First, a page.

Sherlock and the Chimichurri case

With a limited food budget to raise four sprouts when dad's naval epaulettes hadn't yet earned their eventual four stripes, mom got creative in the kitchen. Pig treats she called boiled potatoes with butter and salt; Schweine bonbons. Those happy occasions coincided with constipation in her weekly food allowance because one of us needed new shoes or had to see Doktor Lauterbach the kind local GP. Our usual bread spread was margarine. Butter was reserved for special days; like serving just boiled potatoes carefully tossed to achieve flakiness. We thought nothing of it. Her subterfuge worked its porcine treat. Can I have one more?

Cooking flavors I remember fondly from adolescence are her Kartoffeln in Senfsoße (potatoes in mustard cream) which she always served with a whole boiled egg for each of us; and Marjoram Kartoffeln. Having never identified the herb under said name since, I gave up on recreating the bygone flavor. Only today did I learn that the English refer to marjoram as (cough!) oregano. Needless to say, I rushed into the kitchen to sniff-test our lone bottle of dried oregano. Kinda; but certainly no pipe. In fact not even a cigarillo or hateful cigarette. That wasn't the smell this non-smoker recalled so vividly.

What rekindled it on the nose was to be found in a bottle of chimichurri from Spanish supplier Carmencita. Looking up its ingredients—the general rule is to list them from highest to lowest percentage—I saw paprika, parsley, oregano, garlic, onions, cayenne pepper and pepper. Finally I made the long-lost connection. Duh! Obviously mom hadn't used just marjoram in her fêted potatoes. She'd carefully seasoned them with other herbs. I simply doubt that she ever owned a bottle of chimichurri mix or even knows of it today. Hey, chimichangas weren't part of our domestic vocabulary either.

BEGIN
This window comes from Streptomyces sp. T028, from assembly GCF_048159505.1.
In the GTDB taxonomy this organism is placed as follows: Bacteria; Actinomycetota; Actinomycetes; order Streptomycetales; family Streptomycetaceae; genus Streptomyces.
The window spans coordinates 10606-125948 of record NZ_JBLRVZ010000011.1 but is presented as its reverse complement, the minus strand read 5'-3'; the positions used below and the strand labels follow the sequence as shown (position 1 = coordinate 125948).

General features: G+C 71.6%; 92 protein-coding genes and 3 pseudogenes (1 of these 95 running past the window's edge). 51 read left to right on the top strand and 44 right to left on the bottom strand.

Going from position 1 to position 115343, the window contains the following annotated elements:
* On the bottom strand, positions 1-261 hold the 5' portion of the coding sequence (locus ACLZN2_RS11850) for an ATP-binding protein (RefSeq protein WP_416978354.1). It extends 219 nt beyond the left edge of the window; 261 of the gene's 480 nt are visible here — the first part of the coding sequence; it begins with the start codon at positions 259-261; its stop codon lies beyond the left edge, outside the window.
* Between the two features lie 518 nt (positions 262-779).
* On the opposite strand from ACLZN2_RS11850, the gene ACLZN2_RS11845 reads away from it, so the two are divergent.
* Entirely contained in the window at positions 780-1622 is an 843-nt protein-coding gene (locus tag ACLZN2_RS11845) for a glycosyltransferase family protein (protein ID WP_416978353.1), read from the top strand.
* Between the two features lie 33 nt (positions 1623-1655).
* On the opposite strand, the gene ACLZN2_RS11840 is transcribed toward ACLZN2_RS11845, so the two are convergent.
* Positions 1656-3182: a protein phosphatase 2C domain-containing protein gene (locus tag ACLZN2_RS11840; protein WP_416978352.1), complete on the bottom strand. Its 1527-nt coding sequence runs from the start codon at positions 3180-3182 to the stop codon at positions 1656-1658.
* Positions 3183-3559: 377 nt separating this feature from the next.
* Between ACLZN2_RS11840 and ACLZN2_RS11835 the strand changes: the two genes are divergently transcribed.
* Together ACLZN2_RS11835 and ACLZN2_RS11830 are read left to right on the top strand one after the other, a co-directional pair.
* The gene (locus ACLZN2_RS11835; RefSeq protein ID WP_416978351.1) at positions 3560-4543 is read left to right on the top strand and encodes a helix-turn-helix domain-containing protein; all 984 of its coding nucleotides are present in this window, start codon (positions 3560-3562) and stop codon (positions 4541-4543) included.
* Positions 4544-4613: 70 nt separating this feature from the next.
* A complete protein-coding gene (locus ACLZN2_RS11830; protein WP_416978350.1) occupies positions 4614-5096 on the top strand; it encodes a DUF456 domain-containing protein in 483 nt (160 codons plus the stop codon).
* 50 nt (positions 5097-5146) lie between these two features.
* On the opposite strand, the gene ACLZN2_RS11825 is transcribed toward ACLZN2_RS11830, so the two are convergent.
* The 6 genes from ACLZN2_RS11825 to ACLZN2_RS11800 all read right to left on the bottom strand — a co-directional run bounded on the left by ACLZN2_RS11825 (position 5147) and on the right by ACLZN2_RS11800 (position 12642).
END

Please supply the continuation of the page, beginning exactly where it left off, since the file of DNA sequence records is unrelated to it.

If you worried how I'd get from chimichurri to hifi – easy. As we refine our aural palate, the final flavor we fancy can get hyper specific. Unlike my mistake of pursuing marjoram by itself, it's invariably a complex mix of ingredients just like chimichurri. Exact percentages or proper sequencing are key to achieving the desired balance. Just saying tubes, silver cables or ribbon tweeters is far too myopic. We need to broaden our vision. Include a lot more. That needn't be exotic at all. In my childhood kitchen, garlic, onions, black pepper, cayenne, parsley and paprika certainly weren't.

In just the right blend built around our key trigger ingredient, good ol' basics can hit it squarely on the noise. Needless to say, with my original bottle of Carmencita chimichurri running on empty, I just ordered replacements from Spain. St. Patrick bless the Internet and DPD. I'm back in the Marjoram Kartoffeln business. This being Ireland, potatoes are in long supply as is. Hurray!

PS: In case you missed the subtext, my fondest childhood kitchen memories are of very simple dishes. Conflating bliss with exotica wasn't the point. Marjoram only seemed exotic until I realized how it translates properly; and what to surround it with!